News that Israel's most famous political prisoner will be freed in exchange for over 1,000 Palestinian prisoners has widely been greeted with support from Israelis and Palestinians alike.
In Gaza and Jerusalem, citizens have celebrated in the streets, and a parade-like atmosphere has prevailed since news of the deal was first announced on Tuesday.
But Uzi Landau, one of the three ministers who voted against the deal with militant group Hamas, said the swap will provide "incentives to kill Israelis and carry out further abductions".
His warning comes amid a growing sense of concern that the release of convicted Palestinian killers could lead to a new wave of violence and terrorism in the region.
Comments from Syria-based Hamas leader Khaled Mashaal that those released "will return to ... the national struggle" only stoked Israeli fears that they may pay a heavy price for the deal.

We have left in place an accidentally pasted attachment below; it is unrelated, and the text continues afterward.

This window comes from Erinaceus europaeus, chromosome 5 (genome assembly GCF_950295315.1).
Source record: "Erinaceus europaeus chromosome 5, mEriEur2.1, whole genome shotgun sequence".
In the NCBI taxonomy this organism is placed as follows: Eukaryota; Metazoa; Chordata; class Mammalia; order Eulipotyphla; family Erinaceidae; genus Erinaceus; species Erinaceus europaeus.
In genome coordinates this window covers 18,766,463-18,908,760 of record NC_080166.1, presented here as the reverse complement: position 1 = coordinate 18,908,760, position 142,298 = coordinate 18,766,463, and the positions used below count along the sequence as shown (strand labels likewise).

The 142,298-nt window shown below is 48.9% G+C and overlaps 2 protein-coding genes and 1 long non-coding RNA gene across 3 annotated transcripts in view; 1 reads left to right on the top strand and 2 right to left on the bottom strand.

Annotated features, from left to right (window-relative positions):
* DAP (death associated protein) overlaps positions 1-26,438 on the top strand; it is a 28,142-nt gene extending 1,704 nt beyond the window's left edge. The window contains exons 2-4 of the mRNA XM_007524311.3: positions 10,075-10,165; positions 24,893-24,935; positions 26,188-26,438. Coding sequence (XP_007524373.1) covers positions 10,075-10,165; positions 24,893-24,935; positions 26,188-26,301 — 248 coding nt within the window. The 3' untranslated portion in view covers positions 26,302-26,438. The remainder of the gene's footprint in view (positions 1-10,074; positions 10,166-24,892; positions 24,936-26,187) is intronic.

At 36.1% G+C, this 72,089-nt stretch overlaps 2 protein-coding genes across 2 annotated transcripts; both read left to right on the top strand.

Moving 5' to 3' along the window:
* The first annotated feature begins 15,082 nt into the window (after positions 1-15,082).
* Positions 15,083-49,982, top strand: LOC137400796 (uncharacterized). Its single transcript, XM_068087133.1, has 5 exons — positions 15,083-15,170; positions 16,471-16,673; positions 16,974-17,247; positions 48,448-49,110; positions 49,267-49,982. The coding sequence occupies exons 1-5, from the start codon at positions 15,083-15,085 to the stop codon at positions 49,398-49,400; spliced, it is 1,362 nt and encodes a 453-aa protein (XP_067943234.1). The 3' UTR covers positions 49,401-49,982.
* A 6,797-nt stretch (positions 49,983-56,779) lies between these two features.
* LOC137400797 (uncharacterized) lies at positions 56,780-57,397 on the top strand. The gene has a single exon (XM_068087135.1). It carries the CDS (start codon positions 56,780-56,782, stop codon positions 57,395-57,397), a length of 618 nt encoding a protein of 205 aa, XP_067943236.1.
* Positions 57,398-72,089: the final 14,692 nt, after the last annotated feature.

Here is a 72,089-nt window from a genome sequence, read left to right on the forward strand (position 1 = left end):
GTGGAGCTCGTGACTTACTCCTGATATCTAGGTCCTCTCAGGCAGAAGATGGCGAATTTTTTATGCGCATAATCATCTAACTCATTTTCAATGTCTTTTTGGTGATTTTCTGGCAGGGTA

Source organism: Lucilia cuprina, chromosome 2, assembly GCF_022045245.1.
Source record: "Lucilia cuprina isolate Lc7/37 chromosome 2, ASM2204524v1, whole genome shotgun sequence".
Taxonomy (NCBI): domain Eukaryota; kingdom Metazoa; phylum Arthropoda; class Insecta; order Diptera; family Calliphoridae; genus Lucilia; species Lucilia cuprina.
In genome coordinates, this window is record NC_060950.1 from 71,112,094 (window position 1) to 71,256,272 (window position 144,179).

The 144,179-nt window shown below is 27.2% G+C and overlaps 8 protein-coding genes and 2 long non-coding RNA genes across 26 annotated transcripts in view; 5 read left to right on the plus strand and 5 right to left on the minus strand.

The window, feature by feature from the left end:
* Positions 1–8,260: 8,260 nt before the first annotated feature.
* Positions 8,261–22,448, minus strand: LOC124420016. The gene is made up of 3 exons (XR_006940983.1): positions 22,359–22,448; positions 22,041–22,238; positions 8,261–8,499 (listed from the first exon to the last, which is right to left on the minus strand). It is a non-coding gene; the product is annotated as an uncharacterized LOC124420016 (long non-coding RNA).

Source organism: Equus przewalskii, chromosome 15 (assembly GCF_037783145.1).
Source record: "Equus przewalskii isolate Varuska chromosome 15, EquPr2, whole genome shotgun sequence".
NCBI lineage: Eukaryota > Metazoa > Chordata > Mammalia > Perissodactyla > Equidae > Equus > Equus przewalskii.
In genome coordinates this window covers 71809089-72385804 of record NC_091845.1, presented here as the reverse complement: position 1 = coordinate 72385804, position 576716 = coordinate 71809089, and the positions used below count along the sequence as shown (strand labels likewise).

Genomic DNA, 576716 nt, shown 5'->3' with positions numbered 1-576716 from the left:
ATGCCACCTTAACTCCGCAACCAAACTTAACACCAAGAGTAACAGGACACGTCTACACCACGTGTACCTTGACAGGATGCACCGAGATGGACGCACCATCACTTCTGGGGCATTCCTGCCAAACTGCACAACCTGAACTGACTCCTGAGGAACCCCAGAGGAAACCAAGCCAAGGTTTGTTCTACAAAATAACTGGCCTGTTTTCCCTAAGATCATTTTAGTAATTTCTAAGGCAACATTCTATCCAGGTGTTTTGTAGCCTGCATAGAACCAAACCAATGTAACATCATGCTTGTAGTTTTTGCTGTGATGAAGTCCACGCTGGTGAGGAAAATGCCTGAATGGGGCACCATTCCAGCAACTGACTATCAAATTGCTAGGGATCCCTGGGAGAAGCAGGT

Gilad Shalit was captured in a cross-border raid in June 2006. Since then, little has been known of his well-being, and his family have campaigned tirelessly for his release -- even setting up a camp outside Israeli Prime Minister Binyamin Netanyahu's residence in Jerusalem.
The plight of the young Israeli soldier captured the hearts of the wider Israeli public, and was used by the government as a key justification for their five-year blockade of the Gaza strip.
Hamas's success in brokering the deal will no doubt prove key to the militia's popularity among Palestinians, and places strain on Palestinian Authority leader Mahmoud Abbas to produce similar results with his campaign to secure U.N. membership for a Palestinian state.